HELENA, Montana — The Montana Senate advanced a proposal on Wednesday to instruct Montana law enforcement agencies to disregard future federal gun laws.
Two Democratic senators voted with 26 Republican senators in a 28-22 vote to give House Bill 203 an initial green light.
The Republican-sponsored proposal would prohibit state employees, including police officers and judges, from enforcing federal laws that restrict or require licensure for ownership, possession, transfer or use of firearms or ammunition.
The bill was amended in the House Judiciary Committee to remove references to semi-automatic weapons. The committee also amended the bill to allow the recognition of federal laws regarding fully automatic weapons and laws prohibiting people with prior offenses or mental disabilities from using firearms.
In their argument that states can legally subvert the federal government on the issue of guns, Republicans cited two provisions of the U.S. Constitution. They did not mention Article VI, which states the federal government constitutes the supreme law of the land, in spite of any state laws to the contrary.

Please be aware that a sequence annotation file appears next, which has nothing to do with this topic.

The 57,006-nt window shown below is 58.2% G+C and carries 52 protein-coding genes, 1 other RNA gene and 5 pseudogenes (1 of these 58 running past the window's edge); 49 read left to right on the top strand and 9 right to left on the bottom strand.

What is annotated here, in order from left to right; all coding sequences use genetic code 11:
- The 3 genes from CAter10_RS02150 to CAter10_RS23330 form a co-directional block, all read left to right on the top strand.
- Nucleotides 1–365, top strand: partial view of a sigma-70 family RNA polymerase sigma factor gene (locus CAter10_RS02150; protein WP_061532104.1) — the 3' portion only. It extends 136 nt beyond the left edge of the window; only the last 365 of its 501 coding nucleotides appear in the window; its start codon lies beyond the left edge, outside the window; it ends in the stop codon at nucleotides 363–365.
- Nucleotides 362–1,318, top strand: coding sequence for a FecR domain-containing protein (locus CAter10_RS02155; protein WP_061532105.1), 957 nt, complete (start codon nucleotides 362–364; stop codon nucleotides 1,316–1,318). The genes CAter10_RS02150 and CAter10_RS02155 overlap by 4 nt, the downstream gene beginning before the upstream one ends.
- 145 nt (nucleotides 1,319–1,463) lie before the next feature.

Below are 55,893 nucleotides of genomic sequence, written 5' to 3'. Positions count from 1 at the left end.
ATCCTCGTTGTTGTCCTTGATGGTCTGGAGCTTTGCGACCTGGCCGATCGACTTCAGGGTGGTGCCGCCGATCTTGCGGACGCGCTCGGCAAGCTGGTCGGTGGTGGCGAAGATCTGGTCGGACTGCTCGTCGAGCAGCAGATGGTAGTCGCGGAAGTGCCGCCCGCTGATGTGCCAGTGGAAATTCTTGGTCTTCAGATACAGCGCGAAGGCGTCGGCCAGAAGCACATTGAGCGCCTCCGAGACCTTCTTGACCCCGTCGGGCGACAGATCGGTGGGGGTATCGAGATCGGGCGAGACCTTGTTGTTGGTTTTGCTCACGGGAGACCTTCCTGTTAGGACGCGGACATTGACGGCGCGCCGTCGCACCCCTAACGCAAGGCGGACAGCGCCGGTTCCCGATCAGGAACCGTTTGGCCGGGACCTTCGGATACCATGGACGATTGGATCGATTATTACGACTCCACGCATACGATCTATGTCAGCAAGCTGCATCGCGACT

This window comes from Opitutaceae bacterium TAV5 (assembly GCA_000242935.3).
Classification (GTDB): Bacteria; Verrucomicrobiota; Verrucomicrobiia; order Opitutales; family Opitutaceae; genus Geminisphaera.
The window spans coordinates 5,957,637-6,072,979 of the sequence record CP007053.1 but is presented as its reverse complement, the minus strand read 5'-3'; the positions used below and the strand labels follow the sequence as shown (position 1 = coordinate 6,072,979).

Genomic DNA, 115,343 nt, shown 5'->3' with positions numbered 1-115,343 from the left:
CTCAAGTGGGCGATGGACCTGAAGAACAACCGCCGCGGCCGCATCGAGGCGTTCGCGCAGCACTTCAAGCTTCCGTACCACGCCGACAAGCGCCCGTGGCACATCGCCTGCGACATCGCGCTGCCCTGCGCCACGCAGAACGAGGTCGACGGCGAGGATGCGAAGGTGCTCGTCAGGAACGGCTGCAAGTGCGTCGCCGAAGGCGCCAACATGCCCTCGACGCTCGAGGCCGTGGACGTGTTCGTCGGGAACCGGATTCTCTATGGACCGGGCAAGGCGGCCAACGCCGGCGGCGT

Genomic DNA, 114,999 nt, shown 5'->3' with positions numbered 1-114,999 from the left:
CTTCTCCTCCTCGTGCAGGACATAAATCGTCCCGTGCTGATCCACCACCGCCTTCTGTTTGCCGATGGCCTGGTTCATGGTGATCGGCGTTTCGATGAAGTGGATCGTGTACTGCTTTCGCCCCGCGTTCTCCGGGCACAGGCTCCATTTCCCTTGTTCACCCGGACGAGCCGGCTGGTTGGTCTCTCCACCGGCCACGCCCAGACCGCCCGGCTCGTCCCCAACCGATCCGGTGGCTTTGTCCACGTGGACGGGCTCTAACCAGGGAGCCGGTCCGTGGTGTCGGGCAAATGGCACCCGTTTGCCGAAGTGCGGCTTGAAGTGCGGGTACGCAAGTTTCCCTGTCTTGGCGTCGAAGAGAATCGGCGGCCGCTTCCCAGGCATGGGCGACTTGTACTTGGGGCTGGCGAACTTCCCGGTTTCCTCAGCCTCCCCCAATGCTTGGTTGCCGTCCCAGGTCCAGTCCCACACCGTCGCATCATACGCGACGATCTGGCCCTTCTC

Sen. Scott Sales, R-Bozeman, said the Constitution's first segment grants only certain powers to the U.S. Congress and regulating gun use is not one of them. "They don't have supremacy in this area because it's not clearly enumerated in Article I Section 8," Sales said.
Sen. Doug Kary, R-Billings, said the Second Amendment implores the protection of the right to keep and bear arms, including against laws that would stifle it. "The constitution and law are very different," Kary said. "The constitution is the supreme law."
Sen. Brian Hoven, R-Great Falls, made a brief and contradictory argument about supremacy. "Federal law trumps state law," Hoven said.
Hoven and two other Republicans, Sens. Pat Connell and Bruce Tutvedt, voted against the proposal with all Democrats except Sens. Bradley Hamlett and Sharon Stewart-Peregoy.
The measure faces a final vote before heading to Democratic Gov. Steve Bullock.